Fidelity Brokerage Services Fined for Failing to Safeguard Funds
Fidelity Brokerage Services, headquartered in Smithfield, Rhode Island was censured, fined $500,000, and ordered to pay customers restitution of $529,270 plus interest after consenting to findings that the firm had failed to prevent or detect conversion of more than $1,000,000 from nine Fidelity customers by a convicted felon; and failed to establish and maintain adequate supervisory systems and procedures to achieve compliance with securities laws, regulations and rules, or adequately review and monitor transmittal of funds from customer accounts to outside entities. Letter of Acceptance, Waiver and Consent, No. 2014041374401 (Dec. 18, 2015).
According to the AWC, from 2006 through 2013, Lisa A. Lewis had pretended to be a Fidelity broker and converted more than $1,000,000 from the accounts of nine Fidelity customers, where eight of the nine customers were senior citizens. The customers were actually formerly associated with other brokerage firms from which Lewis was terminated amid allegations of improper borrowing from customers and check kiting. Lewis reportedly informed her former customers among other victims that she was employed with Fidelity, where she urged such customers to establish accounts at the firm. Lewis was never employed with Fidelity, unbeknownst to the customers.
The AWC noted that in the course of carrying out her scheme posing as a Fidelity broker, Lewis was able to obtain personal information about her customers, and changed account preferences to divert communications from such accounts to her own email. Lewis also reportedly created joint accounts where she listed herself as a co-owner – unbeknownst to customers and without their approval.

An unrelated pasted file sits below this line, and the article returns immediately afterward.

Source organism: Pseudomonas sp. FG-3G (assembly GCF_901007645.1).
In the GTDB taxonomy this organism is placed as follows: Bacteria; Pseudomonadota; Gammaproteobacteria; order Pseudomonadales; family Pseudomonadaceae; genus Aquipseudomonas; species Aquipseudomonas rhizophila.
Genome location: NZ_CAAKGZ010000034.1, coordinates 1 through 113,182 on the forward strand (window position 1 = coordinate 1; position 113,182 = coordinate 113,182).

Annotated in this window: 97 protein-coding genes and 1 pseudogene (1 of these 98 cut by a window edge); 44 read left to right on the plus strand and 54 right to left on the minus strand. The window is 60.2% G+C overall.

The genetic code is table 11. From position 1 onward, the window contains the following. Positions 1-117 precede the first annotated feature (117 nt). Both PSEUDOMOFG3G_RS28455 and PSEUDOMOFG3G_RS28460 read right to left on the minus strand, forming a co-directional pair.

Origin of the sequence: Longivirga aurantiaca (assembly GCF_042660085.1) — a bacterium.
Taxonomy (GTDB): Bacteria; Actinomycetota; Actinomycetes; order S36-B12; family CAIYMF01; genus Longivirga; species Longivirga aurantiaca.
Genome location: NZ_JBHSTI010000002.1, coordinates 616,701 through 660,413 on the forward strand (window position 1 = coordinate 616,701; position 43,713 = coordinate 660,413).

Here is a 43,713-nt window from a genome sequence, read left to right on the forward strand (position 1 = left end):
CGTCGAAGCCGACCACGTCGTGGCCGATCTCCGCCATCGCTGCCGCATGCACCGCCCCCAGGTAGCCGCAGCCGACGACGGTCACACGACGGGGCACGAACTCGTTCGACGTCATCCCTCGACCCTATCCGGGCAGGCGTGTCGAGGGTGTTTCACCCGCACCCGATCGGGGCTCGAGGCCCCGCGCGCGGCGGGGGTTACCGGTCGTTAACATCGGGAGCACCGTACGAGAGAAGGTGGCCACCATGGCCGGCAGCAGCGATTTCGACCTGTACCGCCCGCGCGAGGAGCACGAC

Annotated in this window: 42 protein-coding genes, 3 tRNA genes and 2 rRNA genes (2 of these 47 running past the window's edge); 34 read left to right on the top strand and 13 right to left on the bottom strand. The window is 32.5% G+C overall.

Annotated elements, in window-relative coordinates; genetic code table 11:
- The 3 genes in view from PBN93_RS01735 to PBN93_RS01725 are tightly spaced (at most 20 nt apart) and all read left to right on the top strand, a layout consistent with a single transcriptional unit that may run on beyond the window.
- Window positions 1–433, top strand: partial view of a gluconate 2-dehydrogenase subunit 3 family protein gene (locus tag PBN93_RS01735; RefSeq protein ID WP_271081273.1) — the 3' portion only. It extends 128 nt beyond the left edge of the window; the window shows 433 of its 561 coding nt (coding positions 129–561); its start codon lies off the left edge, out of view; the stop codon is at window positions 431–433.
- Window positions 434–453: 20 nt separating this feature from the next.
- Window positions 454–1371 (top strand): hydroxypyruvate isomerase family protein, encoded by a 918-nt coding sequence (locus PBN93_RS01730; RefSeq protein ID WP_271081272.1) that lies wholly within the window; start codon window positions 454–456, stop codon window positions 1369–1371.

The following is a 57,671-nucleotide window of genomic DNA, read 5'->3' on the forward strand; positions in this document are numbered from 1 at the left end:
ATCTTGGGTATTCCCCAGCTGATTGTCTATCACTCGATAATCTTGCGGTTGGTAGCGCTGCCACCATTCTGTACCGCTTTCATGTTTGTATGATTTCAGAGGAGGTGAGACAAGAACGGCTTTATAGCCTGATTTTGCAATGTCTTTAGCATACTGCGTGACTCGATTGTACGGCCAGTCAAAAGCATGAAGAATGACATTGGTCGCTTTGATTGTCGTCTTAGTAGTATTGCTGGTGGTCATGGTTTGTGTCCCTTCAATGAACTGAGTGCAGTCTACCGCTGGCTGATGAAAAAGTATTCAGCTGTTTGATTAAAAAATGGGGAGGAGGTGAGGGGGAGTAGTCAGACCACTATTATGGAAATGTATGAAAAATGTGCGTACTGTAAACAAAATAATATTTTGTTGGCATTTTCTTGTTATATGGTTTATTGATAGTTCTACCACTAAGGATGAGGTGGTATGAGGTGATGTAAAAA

The AWC stated that once Lewis had established in excess of fifty individual and joint accounts at Fidelity, she converted funds from accounts for her own personal benefit – first by transferring funds from customers’ individual accounts into the joint accounts with Lewis – and then transferring funds to a bank account that Lewis owned. Lewis reportedly utilized other methods of converting funds as well.
According to the AWC, Fidelity had failed to detect or reasonably follow up on red flags associated with Lewis’ scheme, such as the fact that Lewis’ victims were not related to each other; that all individual and joint accounts in their names at Fidelity had shared one or more elements of common customer information associated with Lewis (e.g. e-mail, physical address, phone number); and that all of the joint accounts listed Lewis as a beneficial owner. FINRA found that Fidelity lacked the proper protocol to detect such commonalities across the unrelated accounts.
Further, the AWC stated that money movements in accounts entailed a consistent pattern of transfers from customers’ individual accounts to joint owners, where transfers were subsequently effected into accounts controlled by Lewis. FINRA found that the firm overlooked red flags during telephone conversations, where Lewis would impersonate customers to facilitate illicit fund transfers.